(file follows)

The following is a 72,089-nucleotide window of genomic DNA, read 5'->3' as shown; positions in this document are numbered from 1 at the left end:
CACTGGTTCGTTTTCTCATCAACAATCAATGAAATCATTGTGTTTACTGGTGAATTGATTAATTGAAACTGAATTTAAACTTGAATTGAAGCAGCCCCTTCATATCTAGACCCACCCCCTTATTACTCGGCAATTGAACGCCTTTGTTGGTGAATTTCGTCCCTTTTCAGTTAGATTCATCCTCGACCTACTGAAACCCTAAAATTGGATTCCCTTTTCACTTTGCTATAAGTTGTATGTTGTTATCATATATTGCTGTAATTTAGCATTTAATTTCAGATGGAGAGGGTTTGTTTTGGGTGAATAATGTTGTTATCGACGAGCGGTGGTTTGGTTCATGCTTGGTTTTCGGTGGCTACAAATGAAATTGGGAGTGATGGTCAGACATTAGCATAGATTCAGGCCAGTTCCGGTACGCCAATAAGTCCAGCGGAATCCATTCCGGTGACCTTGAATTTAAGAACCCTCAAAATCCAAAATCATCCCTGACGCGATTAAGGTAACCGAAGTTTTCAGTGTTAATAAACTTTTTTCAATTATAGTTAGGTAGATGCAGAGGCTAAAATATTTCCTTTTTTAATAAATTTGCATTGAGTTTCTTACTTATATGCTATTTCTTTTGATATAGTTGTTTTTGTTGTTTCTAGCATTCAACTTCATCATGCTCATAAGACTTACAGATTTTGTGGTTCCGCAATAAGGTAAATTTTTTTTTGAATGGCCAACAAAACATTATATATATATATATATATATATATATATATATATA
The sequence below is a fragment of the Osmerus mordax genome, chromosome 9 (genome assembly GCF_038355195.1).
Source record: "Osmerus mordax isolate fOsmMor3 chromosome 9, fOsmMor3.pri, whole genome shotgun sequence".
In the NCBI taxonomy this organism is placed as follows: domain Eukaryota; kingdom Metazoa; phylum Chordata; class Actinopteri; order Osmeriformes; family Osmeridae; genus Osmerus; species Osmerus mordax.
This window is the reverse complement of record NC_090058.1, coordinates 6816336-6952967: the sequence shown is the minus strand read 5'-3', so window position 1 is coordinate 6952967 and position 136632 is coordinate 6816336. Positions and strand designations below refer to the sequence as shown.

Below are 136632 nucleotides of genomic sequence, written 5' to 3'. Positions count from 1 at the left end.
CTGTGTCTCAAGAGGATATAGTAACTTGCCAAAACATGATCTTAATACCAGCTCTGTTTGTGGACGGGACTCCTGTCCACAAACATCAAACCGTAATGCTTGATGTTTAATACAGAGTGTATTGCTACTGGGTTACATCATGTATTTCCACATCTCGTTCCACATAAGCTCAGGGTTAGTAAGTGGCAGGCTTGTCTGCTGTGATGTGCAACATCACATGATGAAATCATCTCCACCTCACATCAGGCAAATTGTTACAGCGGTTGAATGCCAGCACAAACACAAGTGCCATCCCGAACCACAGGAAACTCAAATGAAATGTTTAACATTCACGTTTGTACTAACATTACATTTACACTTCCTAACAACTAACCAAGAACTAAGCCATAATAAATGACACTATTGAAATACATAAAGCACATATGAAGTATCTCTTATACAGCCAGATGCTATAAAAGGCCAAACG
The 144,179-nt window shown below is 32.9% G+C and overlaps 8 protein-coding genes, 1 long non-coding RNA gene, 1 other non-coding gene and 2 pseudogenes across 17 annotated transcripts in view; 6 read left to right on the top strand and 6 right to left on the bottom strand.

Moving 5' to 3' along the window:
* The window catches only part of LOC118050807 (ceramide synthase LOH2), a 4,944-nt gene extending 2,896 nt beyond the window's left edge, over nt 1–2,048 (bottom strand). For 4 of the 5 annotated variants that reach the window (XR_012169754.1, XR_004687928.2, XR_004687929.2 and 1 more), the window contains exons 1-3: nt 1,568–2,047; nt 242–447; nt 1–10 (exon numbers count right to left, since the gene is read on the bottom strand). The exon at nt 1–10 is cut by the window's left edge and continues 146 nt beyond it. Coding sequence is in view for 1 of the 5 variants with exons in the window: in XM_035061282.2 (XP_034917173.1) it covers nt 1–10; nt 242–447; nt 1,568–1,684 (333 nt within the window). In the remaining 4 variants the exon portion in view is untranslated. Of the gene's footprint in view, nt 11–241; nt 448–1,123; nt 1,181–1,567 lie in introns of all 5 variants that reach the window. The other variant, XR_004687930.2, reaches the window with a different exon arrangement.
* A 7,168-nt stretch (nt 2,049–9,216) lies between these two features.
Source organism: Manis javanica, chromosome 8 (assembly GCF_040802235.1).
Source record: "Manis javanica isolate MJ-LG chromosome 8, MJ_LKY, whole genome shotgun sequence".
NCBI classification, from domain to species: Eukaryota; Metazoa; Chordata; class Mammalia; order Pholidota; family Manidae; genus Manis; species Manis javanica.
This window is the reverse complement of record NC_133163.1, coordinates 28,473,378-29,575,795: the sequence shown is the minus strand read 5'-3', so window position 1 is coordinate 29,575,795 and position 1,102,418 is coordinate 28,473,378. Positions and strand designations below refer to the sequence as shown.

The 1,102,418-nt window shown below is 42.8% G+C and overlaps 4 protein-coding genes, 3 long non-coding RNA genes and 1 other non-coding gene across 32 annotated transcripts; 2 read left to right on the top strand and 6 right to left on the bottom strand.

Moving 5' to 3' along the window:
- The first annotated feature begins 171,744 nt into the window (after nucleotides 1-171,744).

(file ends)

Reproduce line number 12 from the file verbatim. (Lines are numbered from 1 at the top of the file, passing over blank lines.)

* A 7,168-nt stretch (nt 2,049–9,216) lies between these two features.